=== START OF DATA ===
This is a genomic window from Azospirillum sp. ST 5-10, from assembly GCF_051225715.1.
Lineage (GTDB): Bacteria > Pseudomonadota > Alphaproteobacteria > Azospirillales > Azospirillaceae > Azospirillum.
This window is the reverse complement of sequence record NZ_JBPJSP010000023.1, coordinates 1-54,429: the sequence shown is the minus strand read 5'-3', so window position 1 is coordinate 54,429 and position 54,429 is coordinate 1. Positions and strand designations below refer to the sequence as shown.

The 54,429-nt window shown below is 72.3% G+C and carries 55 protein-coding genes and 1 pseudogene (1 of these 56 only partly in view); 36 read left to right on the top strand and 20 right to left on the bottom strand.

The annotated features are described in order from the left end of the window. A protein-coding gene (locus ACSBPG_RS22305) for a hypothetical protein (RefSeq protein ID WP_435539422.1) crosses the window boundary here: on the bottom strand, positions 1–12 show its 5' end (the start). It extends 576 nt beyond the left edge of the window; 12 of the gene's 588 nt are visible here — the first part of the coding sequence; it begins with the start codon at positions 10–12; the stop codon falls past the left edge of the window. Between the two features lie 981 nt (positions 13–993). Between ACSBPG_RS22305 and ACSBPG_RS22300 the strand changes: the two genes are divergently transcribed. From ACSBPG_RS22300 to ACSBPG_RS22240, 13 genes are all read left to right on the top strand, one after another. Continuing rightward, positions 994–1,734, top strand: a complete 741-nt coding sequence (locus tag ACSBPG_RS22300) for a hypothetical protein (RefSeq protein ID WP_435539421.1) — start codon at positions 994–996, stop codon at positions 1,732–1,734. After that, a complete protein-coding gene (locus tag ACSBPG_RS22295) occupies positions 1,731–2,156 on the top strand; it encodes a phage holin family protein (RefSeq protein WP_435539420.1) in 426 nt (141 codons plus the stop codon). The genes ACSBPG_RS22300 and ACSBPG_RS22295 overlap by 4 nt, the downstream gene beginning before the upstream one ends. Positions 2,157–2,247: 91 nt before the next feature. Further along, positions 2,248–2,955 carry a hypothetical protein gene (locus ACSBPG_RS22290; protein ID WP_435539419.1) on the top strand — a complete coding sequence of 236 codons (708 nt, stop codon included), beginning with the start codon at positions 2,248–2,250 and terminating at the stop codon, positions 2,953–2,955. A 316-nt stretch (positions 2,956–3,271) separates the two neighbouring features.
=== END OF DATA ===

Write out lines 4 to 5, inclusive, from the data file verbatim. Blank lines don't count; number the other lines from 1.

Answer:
The 54,429-nt window shown below is 72.3% G+C and carries 55 protein-coding genes and 1 pseudogene (1 of these 56 only partly in view); 36 read left to right on the top strand and 20 right to left on the bottom strand.

The annotated features are described in order from the left end of the window. A protein-coding gene (locus ACSBPG_RS22305) for a hypothetical protein (RefSeq protein ID WP_435539422.1) crosses the window boundary here: on the bottom strand, positions 1–12 show its 5' end (the start). It extends 576 nt beyond the left edge of the window; 12 of the gene's 588 nt are visible here — the first part of the coding sequence; it begins with the start codon at positions 10–12; the stop codon falls past the left edge of the window. Between the two features lie 981 nt (positions 13–993). Between ACSBPG_RS22305 and ACSBPG_RS22300 the strand changes: the two genes are divergently transcribed. From ACSBPG_RS22300 to ACSBPG_RS22240, 13 genes are all read left to right on the top strand, one after another. Continuing rightward, positions 994–1,734, top strand: a complete 741-nt coding sequence (locus tag ACSBPG_RS22300) for a hypothetical protein (RefSeq protein ID WP_435539421.1) — start codon at positions 994–996, stop codon at positions 1,732–1,734. After that, a complete protein-coding gene (locus tag ACSBPG_RS22295) occupies positions 1,731–2,156 on the top strand; it encodes a phage holin family protein (RefSeq protein WP_435539420.1) in 426 nt (141 codons plus the stop codon). The genes ACSBPG_RS22300 and ACSBPG_RS22295 overlap by 4 nt, the downstream gene beginning before the upstream one ends. Positions 2,157–2,247: 91 nt before the next feature. Further along, positions 2,248–2,955 carry a hypothetical protein gene (locus ACSBPG_RS22290; protein ID WP_435539419.1) on the top strand — a complete coding sequence of 236 codons (708 nt, stop codon included), beginning with the start codon at positions 2,248–2,250 and terminating at the stop codon, positions 2,953–2,955. A 316-nt stretch (positions 2,956–3,271) separates the two neighbouring features.